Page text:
Popular mixologist Tony Abou Ganim created this cocktail in the 1990s as a tribute to the San Francisco cable cars that passed by his Starlight Room lounge and bar. The classic recipe calls for spiced rum, orange curacao, lemon juice, simple syrup, and cinnamon sugar and is an adaptation of the cognac-forward Sidecar. The cinnamon sugar rim and orange twist in this particular recipe help balance out the sour taste of the drink.
Perhaps one of the most recognizable cocktails in the world, you’d be hard pressed to find a bar that doesn’t offer mojitos. The brew traces its origins to the 18th and 19th centuries when Cuba spearheaded the production of rum and sugar cane — two key ingredients for a mojito. The recipe calls for potent rum, seltzer, sugar cane, mint and lime juice and is a refreshing, fun summer drink. Make sure to shake the mint before adding it, as that adds some spice to the sour and sweet flavors of this cocktail.
A cocktail as fun as its name, Bahama Mama is a classic tropical cocktail. While the drink is indisputably, as the name suggests, from the Bahamas, its origin story is shrouded in mystery. However, some reports suggest that a bartender named the drink after Dottie Lee Anderson, a calypse singer and dancer in the 1930s.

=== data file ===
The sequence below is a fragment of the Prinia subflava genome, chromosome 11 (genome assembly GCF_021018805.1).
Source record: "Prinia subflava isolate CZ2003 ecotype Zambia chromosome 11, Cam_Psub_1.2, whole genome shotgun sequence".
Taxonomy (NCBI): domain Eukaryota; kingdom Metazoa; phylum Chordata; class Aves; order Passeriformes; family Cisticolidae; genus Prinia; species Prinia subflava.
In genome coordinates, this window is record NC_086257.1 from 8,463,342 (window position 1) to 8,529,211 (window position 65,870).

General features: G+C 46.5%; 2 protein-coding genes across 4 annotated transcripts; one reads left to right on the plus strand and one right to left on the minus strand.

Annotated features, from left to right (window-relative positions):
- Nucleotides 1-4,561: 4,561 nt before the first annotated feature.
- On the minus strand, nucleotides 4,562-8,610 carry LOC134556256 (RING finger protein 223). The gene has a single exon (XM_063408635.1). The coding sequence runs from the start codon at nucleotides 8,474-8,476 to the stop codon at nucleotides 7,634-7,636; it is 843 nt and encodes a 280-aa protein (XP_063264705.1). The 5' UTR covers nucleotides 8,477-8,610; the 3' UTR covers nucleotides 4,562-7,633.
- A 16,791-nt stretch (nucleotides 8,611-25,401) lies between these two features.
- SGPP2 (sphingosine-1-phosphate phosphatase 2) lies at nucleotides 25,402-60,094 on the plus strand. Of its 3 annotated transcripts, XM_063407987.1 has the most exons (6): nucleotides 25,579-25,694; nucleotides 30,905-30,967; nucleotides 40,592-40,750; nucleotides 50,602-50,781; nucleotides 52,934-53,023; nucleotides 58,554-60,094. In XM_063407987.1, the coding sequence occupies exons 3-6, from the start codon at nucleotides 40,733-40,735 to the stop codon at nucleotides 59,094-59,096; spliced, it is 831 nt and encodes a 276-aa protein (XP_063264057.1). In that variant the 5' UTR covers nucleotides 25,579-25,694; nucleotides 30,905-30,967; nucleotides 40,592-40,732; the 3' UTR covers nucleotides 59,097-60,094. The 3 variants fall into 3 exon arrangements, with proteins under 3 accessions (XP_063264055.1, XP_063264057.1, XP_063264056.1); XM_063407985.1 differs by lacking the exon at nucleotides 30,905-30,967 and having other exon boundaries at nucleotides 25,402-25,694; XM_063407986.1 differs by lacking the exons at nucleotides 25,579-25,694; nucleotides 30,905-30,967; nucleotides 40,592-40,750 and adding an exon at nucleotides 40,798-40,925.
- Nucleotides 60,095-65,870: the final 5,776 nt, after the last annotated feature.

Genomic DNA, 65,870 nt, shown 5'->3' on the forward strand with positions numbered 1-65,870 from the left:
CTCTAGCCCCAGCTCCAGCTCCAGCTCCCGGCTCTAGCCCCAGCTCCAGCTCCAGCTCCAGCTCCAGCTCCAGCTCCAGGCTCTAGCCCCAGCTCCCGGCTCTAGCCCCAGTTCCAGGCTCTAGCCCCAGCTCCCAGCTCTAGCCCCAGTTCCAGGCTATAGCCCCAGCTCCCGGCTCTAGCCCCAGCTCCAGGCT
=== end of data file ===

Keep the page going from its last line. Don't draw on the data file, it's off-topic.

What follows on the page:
The drink has now become the banner of beachside concoctions and recipes call for rum, coconut rum, grenadine, orange juice, pineapple juice and crushed ice. Several others also contain coffee liqueur to balance the flavors of the drink. Regardless of the version you choose, be sure to serve your drink in a hurricane glass for that authentic touch.
Jamaican Rum Punch
If you’ve got a party planned this summer, this Jamaican rum punch is guaranteed to be a showstopper. The drink is said to have been made by British sailors who worked for the British East India Company and mixed Indian arrack with other common ingredients such as lemon juice.
By the 17th century, this blend became quite popular and the modern recipe was born when Jamaican rum was used in place of the arak. A typical recipe includes rum, grenadine, pineapple juice, fresh lime and orange juice, making the resulting drink a fruity delight. Keep this Caribbean treat in the fridge for up to 12 hours for a party, and garnish just before the party starts.